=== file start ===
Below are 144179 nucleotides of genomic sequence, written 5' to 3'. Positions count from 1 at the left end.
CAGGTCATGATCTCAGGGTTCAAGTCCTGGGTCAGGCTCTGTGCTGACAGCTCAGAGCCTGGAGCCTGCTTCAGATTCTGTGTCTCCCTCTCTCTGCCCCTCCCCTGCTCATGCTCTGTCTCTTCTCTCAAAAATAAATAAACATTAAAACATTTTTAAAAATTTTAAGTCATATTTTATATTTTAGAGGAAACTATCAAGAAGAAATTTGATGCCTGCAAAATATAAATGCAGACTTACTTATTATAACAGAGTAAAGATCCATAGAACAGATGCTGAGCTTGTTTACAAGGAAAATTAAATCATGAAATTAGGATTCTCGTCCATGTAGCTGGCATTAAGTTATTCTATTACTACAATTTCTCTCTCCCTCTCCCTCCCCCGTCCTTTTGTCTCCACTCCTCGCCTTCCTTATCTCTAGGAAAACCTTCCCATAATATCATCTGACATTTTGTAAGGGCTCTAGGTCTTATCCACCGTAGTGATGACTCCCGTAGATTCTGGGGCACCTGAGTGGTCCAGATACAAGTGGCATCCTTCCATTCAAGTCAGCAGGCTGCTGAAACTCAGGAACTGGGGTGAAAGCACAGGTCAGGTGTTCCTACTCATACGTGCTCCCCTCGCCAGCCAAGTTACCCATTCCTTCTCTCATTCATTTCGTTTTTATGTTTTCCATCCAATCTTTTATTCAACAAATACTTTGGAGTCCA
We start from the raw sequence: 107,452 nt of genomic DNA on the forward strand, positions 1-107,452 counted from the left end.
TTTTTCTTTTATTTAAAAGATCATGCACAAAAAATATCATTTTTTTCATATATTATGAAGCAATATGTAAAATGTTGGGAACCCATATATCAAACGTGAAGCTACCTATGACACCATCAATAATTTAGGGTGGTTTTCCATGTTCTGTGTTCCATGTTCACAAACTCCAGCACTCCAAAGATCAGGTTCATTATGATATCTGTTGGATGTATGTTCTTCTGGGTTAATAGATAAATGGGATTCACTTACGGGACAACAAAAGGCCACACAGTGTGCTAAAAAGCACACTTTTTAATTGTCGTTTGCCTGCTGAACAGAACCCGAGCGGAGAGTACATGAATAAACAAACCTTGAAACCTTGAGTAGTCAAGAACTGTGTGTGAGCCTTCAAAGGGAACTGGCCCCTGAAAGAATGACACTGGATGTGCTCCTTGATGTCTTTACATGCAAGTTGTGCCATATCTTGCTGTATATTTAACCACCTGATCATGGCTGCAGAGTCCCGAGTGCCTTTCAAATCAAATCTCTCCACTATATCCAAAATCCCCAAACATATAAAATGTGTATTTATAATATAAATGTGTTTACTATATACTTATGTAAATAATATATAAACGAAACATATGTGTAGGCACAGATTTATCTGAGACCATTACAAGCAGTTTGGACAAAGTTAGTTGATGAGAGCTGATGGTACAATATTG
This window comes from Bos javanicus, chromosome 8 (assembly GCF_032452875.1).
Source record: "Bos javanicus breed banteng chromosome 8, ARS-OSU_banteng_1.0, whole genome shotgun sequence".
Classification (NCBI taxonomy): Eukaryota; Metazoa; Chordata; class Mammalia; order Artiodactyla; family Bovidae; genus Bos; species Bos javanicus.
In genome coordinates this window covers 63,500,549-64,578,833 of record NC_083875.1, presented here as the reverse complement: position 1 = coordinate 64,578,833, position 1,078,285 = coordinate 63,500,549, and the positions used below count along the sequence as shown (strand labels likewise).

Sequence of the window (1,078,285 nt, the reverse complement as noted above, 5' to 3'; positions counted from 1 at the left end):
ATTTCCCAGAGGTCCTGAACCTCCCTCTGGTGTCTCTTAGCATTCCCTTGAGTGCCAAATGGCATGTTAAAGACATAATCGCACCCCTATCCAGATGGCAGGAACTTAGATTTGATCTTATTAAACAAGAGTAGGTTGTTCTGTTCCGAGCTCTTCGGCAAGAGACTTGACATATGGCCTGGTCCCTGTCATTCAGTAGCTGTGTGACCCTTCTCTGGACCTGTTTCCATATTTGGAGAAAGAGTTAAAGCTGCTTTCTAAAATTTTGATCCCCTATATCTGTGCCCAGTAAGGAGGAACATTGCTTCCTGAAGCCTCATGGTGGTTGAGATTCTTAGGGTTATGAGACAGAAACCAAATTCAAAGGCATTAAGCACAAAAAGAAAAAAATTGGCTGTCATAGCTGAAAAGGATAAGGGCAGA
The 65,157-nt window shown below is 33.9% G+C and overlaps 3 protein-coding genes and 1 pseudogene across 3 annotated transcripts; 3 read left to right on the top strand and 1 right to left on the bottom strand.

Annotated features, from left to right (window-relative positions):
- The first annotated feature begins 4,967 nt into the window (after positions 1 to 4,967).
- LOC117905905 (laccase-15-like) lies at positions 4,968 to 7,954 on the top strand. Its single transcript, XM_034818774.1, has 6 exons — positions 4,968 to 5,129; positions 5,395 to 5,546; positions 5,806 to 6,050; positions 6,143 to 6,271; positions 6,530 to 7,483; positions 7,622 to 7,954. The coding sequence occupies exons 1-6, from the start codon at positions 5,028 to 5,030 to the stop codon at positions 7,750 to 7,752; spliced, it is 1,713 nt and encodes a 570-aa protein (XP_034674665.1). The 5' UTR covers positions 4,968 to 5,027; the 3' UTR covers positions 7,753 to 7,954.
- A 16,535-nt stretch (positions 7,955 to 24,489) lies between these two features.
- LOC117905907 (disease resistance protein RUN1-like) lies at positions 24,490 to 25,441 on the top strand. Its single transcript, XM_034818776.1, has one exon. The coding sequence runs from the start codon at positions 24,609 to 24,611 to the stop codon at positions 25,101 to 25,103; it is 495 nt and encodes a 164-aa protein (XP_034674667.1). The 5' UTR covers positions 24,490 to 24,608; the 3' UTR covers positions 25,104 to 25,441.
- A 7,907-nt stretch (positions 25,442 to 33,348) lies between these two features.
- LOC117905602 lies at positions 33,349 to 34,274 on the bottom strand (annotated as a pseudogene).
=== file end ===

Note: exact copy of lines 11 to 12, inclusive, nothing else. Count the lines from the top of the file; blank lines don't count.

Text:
The 65,157-nt window shown below is 33.9% G+C and overlaps 3 protein-coding genes and 1 pseudogene across 3 annotated transcripts; 3 read left to right on the top strand and 1 right to left on the bottom strand.

Annotated features, from left to right (window-relative positions):